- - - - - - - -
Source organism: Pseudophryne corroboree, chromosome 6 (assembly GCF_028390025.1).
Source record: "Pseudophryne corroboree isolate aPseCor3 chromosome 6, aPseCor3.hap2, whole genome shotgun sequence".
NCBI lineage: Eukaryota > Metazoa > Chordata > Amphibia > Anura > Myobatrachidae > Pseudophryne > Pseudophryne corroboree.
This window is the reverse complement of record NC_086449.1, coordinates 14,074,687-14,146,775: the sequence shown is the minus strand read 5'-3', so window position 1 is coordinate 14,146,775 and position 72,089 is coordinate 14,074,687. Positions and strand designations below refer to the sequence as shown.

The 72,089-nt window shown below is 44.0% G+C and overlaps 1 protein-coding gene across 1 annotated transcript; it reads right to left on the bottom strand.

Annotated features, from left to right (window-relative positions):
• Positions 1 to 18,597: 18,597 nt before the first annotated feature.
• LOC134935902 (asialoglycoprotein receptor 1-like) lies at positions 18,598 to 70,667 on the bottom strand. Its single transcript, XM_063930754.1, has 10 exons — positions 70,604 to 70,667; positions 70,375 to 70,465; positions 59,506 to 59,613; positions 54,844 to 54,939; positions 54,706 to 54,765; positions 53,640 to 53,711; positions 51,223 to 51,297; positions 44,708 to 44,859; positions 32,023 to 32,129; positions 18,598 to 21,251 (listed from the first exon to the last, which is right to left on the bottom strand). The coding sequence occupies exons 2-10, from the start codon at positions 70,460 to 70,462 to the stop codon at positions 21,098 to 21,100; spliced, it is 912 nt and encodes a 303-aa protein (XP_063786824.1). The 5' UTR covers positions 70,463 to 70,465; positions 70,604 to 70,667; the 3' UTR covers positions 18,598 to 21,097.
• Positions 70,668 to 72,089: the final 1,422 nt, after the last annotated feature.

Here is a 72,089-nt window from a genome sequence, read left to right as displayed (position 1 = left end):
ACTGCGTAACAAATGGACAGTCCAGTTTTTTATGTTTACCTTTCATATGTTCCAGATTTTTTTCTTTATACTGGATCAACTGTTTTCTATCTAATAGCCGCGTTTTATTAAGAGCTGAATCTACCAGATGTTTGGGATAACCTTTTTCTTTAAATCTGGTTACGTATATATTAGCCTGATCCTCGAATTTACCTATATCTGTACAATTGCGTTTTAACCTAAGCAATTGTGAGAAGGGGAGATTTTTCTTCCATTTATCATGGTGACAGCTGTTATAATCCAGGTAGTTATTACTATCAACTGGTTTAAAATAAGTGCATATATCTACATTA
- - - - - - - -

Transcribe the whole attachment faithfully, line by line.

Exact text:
Source organism: Pseudophryne corroboree, chromosome 6 (assembly GCF_028390025.1).
Source record: "Pseudophryne corroboree isolate aPseCor3 chromosome 6, aPseCor3.hap2, whole genome shotgun sequence".
NCBI lineage: Eukaryota > Metazoa > Chordata > Amphibia > Anura > Myobatrachidae > Pseudophryne > Pseudophryne corroboree.
This window is the reverse complement of record NC_086449.1, coordinates 14,074,687-14,146,775: the sequence shown is the minus strand read 5'-3', so window position 1 is coordinate 14,146,775 and position 72,089 is coordinate 14,074,687. Positions and strand designations below refer to the sequence as shown.

The 72,089-nt window shown below is 44.0% G+C and overlaps 1 protein-coding gene across 1 annotated transcript; it reads right to left on the bottom strand.

Annotated features, from left to right (window-relative positions):
• Positions 1 to 18,597: 18,597 nt before the first annotated feature.
• LOC134935902 (asialoglycoprotein receptor 1-like) lies at positions 18,598 to 70,667 on the bottom strand. Its single transcript, XM_063930754.1, has 10 exons — positions 70,604 to 70,667; positions 70,375 to 70,465; positions 59,506 to 59,613; positions 54,844 to 54,939; positions 54,706 to 54,765; positions 53,640 to 53,711; positions 51,223 to 51,297; positions 44,708 to 44,859; positions 32,023 to 32,129; positions 18,598 to 21,251 (listed from the first exon to the last, which is right to left on the bottom strand). The coding sequence occupies exons 2-10, from the start codon at positions 70,460 to 70,462 to the stop codon at positions 21,098 to 21,100; spliced, it is 912 nt and encodes a 303-aa protein (XP_063786824.1). The 5' UTR covers positions 70,463 to 70,465; positions 70,604 to 70,667; the 3' UTR covers positions 18,598 to 21,097.
• Positions 70,668 to 72,089: the final 1,422 nt, after the last annotated feature.

Here is a 72,089-nt window from a genome sequence, read left to right as displayed (position 1 = left end):
ACTGCGTAACAAATGGACAGTCCAGTTTTTTATGTTTACCTTTCATATGTTCCAGATTTTTTTCTTTATACTGGATCAACTGTTTTCTATCTAATAGCCGCGTTTTATTAAGAGCTGAATCTACCAGATGTTTGGGATAACCTTTTTCTTTAAATCTGGTTACGTATATATTAGCCTGATCCTCGAATTTACCTATATCTGTACAATTGCGTTTTAACCTAAGCAATTGTGAGAAGGGGAGATTTTTCTTCCATTTATCATGGTGACAGCTGTTATAATCCAGGTAGTTATTACTATCAACTGGTTTAAAATAAGTGCATATATCTACATTA